The Dissolve's Scores

  • Movies
For 1,480 reviews, this publication has graded:
  • 35% higher than the average critic
  • 6% same as the average critic
  • 59% lower than the average critic
On average, this publication grades 7.9 points lower than other critics. (0-100 point scale)
Average Movie review score: 55
Highest review score: 100 Safe
Lowest review score: 0 The Cobbler
Score distribution:
1480 movie reviews
  1. Alejandro González Iñárritu is a pretentious fraud, but it’s taken some time to understand the precise nature of his fraudulence.
  2. Sincerity and good intentions are all it has going for it, alas, and the result is the cinematic equivalent of a plate full of spinach.
  3. The bigness of Mann’s performance can’t help but set the film’s tone, which goes manic and high-strung to the point of hysteria before settling down and becoming really stupid and gross.
  4. Afternoon Delight is one of those bad films that seem to drift further and further away from a recognizable reality the more we get to know it.
  5. Even Neeson can’t rescue this halfhearted shrug of a movie.
  6. Young Ones looks promising in the early going, when it’s relying on Shannon’s customary intensity and building its harsh, arid world. (Principal photography took place in South Africa.) Shannon quickly disappears, though, and that’s when the dreary plot kicks in.
  7. Barbarash doesn’t do much to compensate for the misshapen script, either. Fumbling camerawork and incoherent editing rob the film’s generous fight sequences of their oomph, and amateurish green screen hobbles a car-chase sequence.
  8. It’s stale B-movie rubbish of a barely watchable sort, albeit slightly more depressing than many of its genre compatriots.
  9. Charlie Countryman feels like the cinematic equivalent of a dodgy first novel, the kind authors write when they’re young and full of romance, hubris, and pretension—then look back on later in life with something approaching mortification.
  10. The impression left by Harmontown is that the podcast and the tour are feeding the beast, worsening a pathology that casts him as the “mayor” of whatever stage he happens to be occupying at the moment.
  11. Neither Grossman’s uninspired staging nor the performances help much.
  12. Planetary’s message is repetitive without being enlightening, and the film and its assorted participants insist on hitting the same beats without pause, until the concept loses all meaning.
  13. Ribald yet frantically unfunny, it wears out its welcome within the first five minutes, and never comes close to gaining it back. It feels like an alternately flat and flailing television pilot for a bro-comedy no one in their right mind would ever pick up.
  14. Premature isn’t nearly as inventive and witty as Groundhog Day or Edge Of Tomorrow about finding fresh angles on repeating events, and it overestimates how much the audience might care about the self-improvement of a bland, clueless douchebag.
  15. The film aims for twee, but lands on torturous. It’s narcissism blown up to a global scale, in the guise of a quirky voyage of self-discovery.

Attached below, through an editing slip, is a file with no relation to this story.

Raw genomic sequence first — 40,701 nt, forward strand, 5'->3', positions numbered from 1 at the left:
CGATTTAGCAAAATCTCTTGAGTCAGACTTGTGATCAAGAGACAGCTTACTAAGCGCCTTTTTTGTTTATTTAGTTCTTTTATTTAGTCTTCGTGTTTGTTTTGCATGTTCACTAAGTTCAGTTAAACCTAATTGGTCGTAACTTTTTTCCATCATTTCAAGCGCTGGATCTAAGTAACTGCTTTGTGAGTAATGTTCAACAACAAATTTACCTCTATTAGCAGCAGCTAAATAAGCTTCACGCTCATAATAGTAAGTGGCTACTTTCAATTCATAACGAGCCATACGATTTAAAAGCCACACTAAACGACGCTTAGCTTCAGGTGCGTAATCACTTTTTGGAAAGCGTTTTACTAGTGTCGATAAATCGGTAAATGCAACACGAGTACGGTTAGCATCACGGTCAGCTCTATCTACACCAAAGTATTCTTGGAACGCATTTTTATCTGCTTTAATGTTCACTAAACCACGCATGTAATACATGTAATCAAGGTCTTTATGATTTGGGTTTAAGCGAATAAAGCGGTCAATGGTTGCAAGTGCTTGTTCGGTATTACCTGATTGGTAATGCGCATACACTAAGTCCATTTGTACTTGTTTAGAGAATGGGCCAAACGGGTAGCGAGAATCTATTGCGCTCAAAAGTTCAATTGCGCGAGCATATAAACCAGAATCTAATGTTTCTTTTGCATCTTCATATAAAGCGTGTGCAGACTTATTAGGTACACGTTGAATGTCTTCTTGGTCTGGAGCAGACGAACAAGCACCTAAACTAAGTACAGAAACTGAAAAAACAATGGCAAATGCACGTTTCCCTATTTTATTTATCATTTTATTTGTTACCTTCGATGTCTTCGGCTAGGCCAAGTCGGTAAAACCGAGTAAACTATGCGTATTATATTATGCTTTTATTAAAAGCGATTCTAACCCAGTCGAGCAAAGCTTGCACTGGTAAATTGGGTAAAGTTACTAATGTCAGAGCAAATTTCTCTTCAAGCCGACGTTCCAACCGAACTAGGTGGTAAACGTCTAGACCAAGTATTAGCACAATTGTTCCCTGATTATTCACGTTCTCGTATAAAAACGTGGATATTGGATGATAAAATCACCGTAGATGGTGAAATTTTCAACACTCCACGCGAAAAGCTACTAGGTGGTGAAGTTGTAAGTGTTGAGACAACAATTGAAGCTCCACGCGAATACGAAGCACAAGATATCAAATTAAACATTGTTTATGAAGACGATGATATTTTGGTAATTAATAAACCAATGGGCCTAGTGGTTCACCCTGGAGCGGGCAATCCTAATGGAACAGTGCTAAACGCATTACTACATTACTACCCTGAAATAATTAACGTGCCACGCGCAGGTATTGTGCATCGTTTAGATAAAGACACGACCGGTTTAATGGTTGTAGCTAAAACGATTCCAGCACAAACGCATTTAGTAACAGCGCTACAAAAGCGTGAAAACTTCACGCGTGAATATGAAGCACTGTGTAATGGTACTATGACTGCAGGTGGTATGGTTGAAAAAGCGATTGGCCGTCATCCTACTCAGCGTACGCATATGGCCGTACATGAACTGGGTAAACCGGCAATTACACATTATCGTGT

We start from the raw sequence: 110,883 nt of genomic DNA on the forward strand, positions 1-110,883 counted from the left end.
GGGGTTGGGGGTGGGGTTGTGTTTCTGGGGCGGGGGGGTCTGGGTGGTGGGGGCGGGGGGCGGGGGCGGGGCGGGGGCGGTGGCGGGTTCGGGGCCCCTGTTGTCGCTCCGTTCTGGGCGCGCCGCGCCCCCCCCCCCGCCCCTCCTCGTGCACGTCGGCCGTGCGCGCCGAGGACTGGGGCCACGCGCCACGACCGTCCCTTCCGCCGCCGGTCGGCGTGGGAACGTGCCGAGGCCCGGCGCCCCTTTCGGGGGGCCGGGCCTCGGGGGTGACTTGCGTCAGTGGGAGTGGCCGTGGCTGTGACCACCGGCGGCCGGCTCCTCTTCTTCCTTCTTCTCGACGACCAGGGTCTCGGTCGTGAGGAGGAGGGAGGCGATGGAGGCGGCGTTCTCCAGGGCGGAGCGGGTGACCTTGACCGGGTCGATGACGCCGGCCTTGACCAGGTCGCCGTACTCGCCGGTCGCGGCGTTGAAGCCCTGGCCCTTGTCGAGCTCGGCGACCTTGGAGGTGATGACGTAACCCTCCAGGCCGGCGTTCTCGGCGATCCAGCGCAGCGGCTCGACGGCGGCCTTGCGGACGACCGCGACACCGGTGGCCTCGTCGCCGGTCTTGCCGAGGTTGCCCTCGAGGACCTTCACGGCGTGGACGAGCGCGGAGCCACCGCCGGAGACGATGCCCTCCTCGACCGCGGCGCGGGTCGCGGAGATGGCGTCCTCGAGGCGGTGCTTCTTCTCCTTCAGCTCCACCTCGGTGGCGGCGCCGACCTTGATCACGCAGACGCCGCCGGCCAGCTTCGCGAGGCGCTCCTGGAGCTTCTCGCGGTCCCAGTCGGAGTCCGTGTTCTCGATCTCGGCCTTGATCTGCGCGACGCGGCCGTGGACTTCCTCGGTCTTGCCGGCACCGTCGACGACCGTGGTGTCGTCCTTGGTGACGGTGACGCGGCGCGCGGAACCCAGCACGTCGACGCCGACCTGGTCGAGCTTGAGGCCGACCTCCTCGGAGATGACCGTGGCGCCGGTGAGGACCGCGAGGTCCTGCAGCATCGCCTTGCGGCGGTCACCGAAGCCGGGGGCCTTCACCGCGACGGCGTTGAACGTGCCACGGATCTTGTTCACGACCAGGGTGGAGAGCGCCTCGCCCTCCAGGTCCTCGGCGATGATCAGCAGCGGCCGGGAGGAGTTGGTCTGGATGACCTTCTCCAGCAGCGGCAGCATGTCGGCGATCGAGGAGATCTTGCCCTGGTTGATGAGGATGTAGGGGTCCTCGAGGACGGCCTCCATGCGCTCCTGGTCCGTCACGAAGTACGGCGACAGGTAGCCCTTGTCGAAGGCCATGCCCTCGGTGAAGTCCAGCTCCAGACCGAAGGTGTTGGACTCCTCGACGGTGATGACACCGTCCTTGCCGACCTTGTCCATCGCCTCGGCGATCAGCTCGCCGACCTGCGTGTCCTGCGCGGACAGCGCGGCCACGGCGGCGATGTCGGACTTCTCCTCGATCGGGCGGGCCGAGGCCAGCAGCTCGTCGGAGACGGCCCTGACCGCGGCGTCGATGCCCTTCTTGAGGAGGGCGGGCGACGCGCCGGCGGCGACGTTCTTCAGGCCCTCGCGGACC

16. First-time director Nate Taylor, who has a background in editing, gives Forgetting The Girl impressive technical polish, but the performances he gets from his young, unknown cast are strictly amateur-hour.
  17. The result is a relentlessly dour film livened up only by Bardem’s shameless scenery-chewing and the occasional jolt of action. Otherwise, it’s an endless frown of a movie that does little but confirm that Penn’s talents, while impressive, aren’t limitless.
  18. No doubt a decent movie could have been made about the behind-the-scenes life of CBGB, but CBGB isn’t it. It’s as flip about the club as it is about Kristal, the music, and the time and place that shaped it all.
  19. This kind of dully formulaic filmmaking accomplishes little more than congratulating viewers for caring enough about historical atrocities to watch.
  20. Although the film is supposedly about movement, Growing Up And Other Lies frequently stalls out, and whole patches of it grind on without momentum or purpose.
  21. After The Ball commits its most garish faux pas in rooting its plot in the thorny politics of high fashion, despite an apparent lack of any understanding of how the business works.
  22. Though light on drama, Apple’s scenes at the shelter are easily the best part of the film, among the few moments when Gimme Shelter decides to show the effect of faith and charity rather than simply preach it.
  23. Dolphin Tale 2 makes audiences wade through endless oceans of tedium for those scattered, fleeting moments of grace.
  24. The film isn’t remotely funny or insightful enough to justify spending an hour and a half in such intensely disagreeable company.
  25. There’s something deeply depressing about a debut film centered on fading talent, but even more depressing are the downright amateurish insights it musters about youth, the art world, and the burdens of growing up gifted.
  26. As bluntly unimaginative as its title.
  27. There are no casual conversations in The Citizen, and no idle moments. It’s pushing its agenda at every moment, first gently, then relentlessly.
  28. Brill’s point that there should be no such thing as a “walk of shame” is a good one, but he lacks the conviction to see it through honestly—or humorously.
  29. Gomez-Rejon has erected a gleaming shrine to adolescent narcissism.
  30. Phantom Halo is overstuffed even before Bogdanovich starts layering in the soliloquies and comic book metaphors.

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